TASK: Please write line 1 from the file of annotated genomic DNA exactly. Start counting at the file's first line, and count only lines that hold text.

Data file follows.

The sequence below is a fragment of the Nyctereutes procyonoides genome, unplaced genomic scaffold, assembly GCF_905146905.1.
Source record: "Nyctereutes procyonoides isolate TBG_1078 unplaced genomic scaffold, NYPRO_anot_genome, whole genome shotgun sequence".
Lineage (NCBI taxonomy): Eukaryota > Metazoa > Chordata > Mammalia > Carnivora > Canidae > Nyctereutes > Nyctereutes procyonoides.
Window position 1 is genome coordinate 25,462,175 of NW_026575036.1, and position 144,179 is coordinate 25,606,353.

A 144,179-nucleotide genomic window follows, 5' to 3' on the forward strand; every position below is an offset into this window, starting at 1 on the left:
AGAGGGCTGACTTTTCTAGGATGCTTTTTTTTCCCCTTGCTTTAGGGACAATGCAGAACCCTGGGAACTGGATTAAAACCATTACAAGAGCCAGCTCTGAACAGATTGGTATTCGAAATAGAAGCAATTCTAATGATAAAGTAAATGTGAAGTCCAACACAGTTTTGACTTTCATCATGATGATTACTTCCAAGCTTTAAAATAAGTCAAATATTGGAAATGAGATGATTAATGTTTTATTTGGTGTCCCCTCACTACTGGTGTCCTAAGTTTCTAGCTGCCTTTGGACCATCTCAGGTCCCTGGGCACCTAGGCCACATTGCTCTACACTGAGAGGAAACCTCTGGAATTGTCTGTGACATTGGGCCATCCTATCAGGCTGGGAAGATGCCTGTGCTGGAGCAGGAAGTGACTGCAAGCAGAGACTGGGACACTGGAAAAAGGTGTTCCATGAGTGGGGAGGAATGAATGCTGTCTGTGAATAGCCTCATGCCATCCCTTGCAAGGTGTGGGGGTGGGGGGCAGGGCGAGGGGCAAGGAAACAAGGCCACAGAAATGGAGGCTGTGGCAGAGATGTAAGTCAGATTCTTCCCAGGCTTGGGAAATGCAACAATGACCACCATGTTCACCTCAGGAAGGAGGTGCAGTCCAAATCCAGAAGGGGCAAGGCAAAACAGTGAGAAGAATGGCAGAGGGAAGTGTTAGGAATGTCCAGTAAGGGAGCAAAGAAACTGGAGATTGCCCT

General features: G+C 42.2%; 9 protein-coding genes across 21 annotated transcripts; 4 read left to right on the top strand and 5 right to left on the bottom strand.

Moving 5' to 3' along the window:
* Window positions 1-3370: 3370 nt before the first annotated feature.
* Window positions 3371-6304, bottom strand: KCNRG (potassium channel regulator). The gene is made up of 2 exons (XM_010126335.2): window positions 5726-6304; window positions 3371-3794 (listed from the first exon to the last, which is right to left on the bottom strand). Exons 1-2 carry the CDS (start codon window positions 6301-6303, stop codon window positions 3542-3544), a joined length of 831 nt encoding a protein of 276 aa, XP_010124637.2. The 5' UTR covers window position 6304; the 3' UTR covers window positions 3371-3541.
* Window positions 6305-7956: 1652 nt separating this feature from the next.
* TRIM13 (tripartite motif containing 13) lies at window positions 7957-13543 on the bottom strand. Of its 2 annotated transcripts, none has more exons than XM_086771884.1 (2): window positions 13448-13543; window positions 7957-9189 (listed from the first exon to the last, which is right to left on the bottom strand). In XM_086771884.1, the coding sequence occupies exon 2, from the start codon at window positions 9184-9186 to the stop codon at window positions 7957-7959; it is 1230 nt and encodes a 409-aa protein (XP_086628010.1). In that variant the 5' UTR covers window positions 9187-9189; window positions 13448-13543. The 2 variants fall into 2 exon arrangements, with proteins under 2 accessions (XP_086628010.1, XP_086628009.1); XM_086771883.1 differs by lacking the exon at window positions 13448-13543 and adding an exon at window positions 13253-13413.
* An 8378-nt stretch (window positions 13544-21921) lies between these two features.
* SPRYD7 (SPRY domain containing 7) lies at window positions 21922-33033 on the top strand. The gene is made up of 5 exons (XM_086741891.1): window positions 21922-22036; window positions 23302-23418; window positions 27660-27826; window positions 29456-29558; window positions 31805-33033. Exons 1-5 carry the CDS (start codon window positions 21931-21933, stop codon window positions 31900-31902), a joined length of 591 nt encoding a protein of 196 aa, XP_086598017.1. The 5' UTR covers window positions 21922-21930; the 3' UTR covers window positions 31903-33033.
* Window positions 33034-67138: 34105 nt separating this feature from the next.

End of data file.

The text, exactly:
The sequence below is a fragment of the Nyctereutes procyonoides genome, unplaced genomic scaffold, assembly GCF_905146905.1.